KEY BISCAYNE -- Finally, a sharper Maria Sharapova appeared on her way to ending a 10-match, 10-set, nine-year losing streak to a slow-starting Serena Williams in a marquee matchup of the top two players in the world in the Sony Open final on a sun-splashed Saturday afternoon.
Seemingly the only woman who can match Williams' power off the ground as well as their shared hatred for losing, Sharapova just completed a near-flawless return game with three screaming winners to take a set and 3-2 break lead over the 15-time Grand Slam champion.
Ah, Serena had her long-legged Russian foil just where she wanted her.
Williams, who had been wriggling out of holes all week, broke back at love before reeling off the last 10 games en route to a 4-6, 6-3, 6-0 victory for her record sixth Sony Open title to tighten her grip on the No. 1 ranking.
Williams surpasssed Steffi Graf's title record and she now has her sights on eclipsing Graf's husband, Andre Agassi, and his ATP-record six titles here. Also, at 31 years old and six months, Williams became the oldest Miami champion, surpassing Chris Evert by four months.
"I don't consistently do that and I definitely don't try to do it," Williams giggled about her weeklong Houdini-like escapes that included being a set and 1-4 down to Dominika Cibulkova in a round-of-16 victory.
"I'm mentally really tough. Ever since I was a kid I knew what I wanted to do and I don't stop, so whatever it takes to get there I always know I can lift my level."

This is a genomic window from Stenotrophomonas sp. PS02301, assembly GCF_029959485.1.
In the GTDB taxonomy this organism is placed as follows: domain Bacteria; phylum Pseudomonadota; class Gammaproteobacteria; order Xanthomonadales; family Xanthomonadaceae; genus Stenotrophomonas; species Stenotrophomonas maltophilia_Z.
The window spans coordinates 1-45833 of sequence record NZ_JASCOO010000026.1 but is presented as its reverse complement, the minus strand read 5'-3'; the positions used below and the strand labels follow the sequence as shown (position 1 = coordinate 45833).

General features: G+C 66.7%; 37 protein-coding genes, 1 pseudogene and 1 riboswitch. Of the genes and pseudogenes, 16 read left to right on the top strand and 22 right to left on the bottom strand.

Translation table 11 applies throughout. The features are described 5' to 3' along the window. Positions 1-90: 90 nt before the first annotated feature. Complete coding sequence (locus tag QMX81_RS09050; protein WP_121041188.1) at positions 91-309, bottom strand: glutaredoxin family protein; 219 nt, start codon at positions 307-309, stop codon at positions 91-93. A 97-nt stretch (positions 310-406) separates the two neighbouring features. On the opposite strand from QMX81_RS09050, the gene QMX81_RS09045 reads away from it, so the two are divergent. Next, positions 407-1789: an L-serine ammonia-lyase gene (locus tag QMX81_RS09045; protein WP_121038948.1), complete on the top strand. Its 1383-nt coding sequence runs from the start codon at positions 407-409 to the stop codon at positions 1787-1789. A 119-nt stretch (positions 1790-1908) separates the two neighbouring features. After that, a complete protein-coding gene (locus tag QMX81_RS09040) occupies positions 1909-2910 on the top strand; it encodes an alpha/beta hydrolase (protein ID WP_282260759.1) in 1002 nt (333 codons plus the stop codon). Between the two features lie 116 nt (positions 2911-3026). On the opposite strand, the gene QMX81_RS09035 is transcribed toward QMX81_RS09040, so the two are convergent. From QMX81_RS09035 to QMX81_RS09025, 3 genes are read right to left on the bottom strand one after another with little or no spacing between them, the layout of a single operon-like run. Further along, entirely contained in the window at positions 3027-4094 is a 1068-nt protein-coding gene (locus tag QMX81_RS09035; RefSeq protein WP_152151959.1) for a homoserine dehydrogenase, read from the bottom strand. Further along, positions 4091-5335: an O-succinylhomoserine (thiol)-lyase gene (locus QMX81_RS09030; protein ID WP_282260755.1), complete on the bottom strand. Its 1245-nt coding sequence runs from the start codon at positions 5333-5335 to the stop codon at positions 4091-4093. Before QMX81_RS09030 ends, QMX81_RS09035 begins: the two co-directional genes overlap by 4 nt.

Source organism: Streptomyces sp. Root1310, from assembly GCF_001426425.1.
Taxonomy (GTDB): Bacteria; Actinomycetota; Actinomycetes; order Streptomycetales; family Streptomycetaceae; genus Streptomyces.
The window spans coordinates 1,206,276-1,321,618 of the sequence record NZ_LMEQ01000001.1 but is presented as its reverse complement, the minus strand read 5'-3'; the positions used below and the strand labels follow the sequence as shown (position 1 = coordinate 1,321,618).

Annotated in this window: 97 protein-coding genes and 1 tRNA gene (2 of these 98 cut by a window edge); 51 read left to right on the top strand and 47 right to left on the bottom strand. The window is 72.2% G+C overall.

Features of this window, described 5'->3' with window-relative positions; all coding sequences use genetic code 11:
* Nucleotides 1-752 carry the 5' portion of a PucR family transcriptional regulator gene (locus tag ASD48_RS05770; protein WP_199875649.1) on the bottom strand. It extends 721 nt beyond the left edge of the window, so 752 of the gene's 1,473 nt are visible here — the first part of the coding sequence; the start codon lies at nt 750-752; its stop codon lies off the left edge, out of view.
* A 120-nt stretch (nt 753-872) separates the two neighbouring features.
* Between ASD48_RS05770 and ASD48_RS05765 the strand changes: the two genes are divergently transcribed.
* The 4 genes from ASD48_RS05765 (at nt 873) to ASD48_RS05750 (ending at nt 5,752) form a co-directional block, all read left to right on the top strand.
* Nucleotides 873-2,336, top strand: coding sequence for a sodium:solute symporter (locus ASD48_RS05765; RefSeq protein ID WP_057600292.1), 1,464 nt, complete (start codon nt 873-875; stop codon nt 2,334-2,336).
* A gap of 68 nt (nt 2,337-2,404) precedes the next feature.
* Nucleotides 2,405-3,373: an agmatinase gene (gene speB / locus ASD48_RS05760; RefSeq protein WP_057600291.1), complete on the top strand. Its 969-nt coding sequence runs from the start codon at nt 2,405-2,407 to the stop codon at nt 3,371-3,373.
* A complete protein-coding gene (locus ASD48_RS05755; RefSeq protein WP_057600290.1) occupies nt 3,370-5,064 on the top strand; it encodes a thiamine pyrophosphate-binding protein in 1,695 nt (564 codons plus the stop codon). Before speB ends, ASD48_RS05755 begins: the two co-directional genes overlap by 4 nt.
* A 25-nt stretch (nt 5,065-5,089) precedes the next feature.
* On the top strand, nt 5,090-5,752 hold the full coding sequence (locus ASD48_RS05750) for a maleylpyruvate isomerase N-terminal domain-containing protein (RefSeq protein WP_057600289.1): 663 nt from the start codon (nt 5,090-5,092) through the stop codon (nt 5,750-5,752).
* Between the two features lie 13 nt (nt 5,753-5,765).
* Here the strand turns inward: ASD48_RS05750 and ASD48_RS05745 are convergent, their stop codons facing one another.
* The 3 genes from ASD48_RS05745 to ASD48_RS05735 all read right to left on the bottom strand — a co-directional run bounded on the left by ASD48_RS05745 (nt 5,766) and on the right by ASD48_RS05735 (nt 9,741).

The two exchanged blistering, line-scraping groundstrokes as well as alternating fist-pumps and gut-wrenching self-exhortations, with the 6-foot-2 Sharapova taking command with a service break at 4-4 of the first set when a sideline-to-sideline rally ended with a feeble forehand by Williams (one of her 20 unforced errors in the set).
"I feel like I was making so many errors and I was like, 'Serena, are you really going to get to the final and not play up to your potential?,' " said Williams, who won her 48th title and drove off in her white Rolls Royce $724,000 richer.
Williams flicked the power switch and took the break back at love for 3-3 to recapture the momentum. A couple of Sharapova's ill-timed double faults gave her another break for 5-3. Williams made just 12 unforced errors in the final two sets, while converting all seven break points. She crushed 35 winners to Sharapova's 13.
Sharapova, 25, had nothing left in the third set as she seemed worn down from Williams' pulverizing forehands as well as nearly a month of domination of hard courts that included the Indian Wells title.
"That's why she's No. 1 in the world," Sharapova said. "I was losing a little bit of pace on my ball which I think hurt me, and against a player like Serena, you can't really do that."
So Sharapova was unable to pull off the difficult Indian Wells-Miami sweep and remarkably, the four-time major champion is a five-time bridesmaid in Miami with no titles.
"It's tough to lose in this stage because you've worked so hard to get there," said Sharapova, who's 2-12 vs. Williams with her last win coming in 2004. "But it's a really nice stage to be at
"It was a step in the right direction and there's no doubt that we'll be playing many more times and no doubt I'll be able to beat her."
Perhaps the two will meet again at the French Open where Sharapova is the defending champion and Williams was stunned in the first round of a Slam last year for the only time of her career.
"Anywhere, it could be ice, grass clay," Williams laughed. "I don't care. Give me a racket and a ball, I'm ready." ___